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Running On A Rocky Mountain High?
Kenny Moore
March 17, 1986
Colorado's Pat Porter, U.S. cross-country champ since 1982, is an athlete truly in his element
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March 17, 1986

Running On A Rocky Mountain High?

Colorado's Pat Porter, U.S. cross-country champ since 1982, is an athlete truly in his element

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Pat Porter lifts his greedy gaze from a buttered cinnamon roll the size of a footstool and cranes to look around the Campus Cafe in Alamosa, Colo. He has just been asked how many of the room's 23 breakfasters he knows. "All of 'em, I think," he says. "Except those girls."

Two Adams State coeds in the next booth eat in studied, almost regal ignorance of Porter's expectant glances. In this they are alone. He's got the rest of the café in a festive mood. The Garrisons of Garrison Fence Co. drop by the table. "Congratulations on how you did down there in Waco," they say.

"Just lucky," says Porter, in neighborly understatement. What he had done was win the senior men's 12,000-meter U.S. trials for the world cross-country championships, to be held March 23 in Neuchâtel, Switzerland. With two miles to go, he had surged away from TAC 10,000-meter champion Bruce Bickford and had won by 12 seconds.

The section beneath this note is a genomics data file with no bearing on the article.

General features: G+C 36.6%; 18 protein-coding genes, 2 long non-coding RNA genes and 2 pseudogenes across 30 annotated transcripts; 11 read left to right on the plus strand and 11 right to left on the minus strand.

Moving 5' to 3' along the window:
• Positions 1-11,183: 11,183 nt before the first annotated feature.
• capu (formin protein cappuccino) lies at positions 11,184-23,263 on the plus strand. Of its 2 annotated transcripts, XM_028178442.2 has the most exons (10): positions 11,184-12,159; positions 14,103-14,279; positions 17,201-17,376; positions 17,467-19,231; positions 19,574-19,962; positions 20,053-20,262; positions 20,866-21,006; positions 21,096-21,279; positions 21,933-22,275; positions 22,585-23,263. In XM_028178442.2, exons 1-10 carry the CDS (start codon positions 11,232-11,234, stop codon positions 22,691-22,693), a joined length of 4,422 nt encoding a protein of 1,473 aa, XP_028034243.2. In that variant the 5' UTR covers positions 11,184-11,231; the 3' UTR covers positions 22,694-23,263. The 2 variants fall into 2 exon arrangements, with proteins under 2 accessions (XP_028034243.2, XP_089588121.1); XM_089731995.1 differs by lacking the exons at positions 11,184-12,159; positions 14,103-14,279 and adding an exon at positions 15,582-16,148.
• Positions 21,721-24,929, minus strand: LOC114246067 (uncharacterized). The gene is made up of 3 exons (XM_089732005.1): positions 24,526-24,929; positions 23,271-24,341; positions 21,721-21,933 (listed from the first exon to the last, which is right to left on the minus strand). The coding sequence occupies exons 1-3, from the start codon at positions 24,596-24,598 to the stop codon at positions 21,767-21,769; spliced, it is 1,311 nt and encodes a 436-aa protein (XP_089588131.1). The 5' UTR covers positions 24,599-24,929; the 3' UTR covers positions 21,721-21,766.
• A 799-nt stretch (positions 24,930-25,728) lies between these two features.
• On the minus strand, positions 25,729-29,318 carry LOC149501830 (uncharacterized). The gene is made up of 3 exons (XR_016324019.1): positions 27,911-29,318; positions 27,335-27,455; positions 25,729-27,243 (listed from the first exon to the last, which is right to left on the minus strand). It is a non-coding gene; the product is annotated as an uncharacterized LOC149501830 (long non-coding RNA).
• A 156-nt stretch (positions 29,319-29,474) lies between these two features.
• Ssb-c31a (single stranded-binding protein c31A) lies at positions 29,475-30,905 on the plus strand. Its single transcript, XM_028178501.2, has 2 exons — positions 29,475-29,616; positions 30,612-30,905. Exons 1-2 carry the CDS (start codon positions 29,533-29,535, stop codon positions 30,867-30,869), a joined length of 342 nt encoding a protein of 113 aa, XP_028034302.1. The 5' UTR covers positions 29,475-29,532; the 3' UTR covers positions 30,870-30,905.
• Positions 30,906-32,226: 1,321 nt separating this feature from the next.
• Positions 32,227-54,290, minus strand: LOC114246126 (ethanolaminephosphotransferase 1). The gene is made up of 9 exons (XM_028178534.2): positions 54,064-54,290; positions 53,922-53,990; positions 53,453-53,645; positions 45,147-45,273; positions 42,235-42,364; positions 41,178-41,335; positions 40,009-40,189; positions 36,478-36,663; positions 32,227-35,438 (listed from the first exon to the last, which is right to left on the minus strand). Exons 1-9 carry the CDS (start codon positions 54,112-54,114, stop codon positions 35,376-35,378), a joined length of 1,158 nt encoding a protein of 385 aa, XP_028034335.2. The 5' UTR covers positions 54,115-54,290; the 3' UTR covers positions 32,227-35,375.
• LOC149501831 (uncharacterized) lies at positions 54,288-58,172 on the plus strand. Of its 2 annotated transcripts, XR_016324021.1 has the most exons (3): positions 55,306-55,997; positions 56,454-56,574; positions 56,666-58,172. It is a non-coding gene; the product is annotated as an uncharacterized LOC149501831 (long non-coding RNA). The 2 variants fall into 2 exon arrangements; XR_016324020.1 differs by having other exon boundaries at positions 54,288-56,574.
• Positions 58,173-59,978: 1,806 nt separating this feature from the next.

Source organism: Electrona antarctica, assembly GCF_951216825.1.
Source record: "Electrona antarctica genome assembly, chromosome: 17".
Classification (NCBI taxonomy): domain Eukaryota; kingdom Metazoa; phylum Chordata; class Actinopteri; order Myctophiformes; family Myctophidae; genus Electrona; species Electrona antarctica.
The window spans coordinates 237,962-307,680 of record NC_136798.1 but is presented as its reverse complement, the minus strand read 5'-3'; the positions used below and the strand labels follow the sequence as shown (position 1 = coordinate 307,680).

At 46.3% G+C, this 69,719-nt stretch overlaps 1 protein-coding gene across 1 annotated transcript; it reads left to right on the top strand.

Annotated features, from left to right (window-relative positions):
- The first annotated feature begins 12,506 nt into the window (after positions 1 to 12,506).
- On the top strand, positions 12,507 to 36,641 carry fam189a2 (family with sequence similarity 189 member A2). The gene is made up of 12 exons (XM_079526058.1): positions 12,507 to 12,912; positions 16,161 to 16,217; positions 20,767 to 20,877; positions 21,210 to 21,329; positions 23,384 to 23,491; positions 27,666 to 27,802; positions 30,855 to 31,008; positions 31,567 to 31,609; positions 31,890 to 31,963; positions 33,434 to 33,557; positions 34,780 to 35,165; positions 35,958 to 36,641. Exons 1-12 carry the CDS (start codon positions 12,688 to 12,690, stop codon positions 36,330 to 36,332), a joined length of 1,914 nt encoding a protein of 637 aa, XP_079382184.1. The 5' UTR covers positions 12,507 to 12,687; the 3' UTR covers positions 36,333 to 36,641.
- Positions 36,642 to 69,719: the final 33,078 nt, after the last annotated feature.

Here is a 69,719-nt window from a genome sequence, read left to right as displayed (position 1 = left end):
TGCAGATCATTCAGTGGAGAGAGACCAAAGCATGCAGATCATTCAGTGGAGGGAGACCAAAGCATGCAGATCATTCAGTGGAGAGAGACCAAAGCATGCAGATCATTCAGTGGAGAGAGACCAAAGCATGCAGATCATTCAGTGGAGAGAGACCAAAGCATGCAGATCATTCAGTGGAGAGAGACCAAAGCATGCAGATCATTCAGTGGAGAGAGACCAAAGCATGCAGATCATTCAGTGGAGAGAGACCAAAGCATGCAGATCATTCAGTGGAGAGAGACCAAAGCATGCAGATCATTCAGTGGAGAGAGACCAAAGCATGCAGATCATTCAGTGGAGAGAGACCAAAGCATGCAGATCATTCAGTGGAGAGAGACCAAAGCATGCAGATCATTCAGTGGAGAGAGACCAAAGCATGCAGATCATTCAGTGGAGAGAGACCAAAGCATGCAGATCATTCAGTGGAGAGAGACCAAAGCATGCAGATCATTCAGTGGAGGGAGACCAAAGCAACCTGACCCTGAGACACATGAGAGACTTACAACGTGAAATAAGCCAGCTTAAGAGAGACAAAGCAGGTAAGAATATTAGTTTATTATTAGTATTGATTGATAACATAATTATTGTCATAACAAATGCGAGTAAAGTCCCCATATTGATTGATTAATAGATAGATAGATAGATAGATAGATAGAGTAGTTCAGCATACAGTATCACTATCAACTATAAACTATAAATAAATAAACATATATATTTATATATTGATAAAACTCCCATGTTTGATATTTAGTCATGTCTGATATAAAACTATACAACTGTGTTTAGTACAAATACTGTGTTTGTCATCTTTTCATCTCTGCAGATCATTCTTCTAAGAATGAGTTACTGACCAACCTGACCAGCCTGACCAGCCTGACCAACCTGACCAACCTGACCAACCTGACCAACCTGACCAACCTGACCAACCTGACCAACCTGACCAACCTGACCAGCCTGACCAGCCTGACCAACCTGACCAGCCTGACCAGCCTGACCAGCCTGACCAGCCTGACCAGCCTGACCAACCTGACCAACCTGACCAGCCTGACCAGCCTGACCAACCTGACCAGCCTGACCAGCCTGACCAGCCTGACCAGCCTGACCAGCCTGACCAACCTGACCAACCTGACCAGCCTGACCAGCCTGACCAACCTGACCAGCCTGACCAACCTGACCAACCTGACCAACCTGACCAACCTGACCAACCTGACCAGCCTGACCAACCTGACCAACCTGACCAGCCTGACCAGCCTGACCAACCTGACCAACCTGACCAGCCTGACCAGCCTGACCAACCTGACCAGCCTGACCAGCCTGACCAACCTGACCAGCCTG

Porter already had made the U.S. team by winning, for the fourth year in a row, the TAC cross-country championships last November. He ran the Waco trials simply as a tune-up over sod, and the fitness he revealed makes him the strongest U.S. entry in the world championships since Craig Virgin unexpectedly won the worlds in 1980 and repeated in '81.

Porter has no real weaknesses. "Except getting a date in Alamosa," he says in the direction of the two blonde coeds, whose ears have turned to stone.

On the track, Porter was the only U.S. finalist in the 1984 Olympic 10,000, and finished a close second to Ethiopia's Wodajo Bulti in the World Cup 10,000 last October. But it is over rough, hilly, sloppy courses that his stride and wind and nature move him far out in the lead.

His four TAC victories were achieved with searing sprints from the start. Then, when close pursuers began to stagger and weave, Porter carried on. He does not seek the relative ease of tactical victory, of merely outsprinting a weaker man. He displays the full extent of his superiority. "As nice a guy as he may be the rest of the time," says a former Athletics West teammate, Sue Addison, "in a race, well...he changes." Her tone contains both respect and warning.

"Yeah, I'm pretty nasty the day of the race," Porter says. "I holler. I get aggressive. But let's take note of the sweetheart I am on all the non-race days."

That's fair, because Porter has an uncommon number of non-race days. He runs cross-country in the fall and winter, and track in the spring, but goes easy on the indoor meets and road events. This is a rare practice in the current endless season of big-money road racing.

"It combines what I'm good at and what will make for a longer, better career," says Porter. "I like cross-country. Most guys hate it. By contrast, I hate indoors. I don't do it well, and I get beat on. My stride is too long for the tight turns." He is being modest again. In Albuquerque's indoor two-mile in January Porter gave TAC indoor 5,000-meter champion Doug Padilla, a splendid finisher, all he could handle in the last lap.

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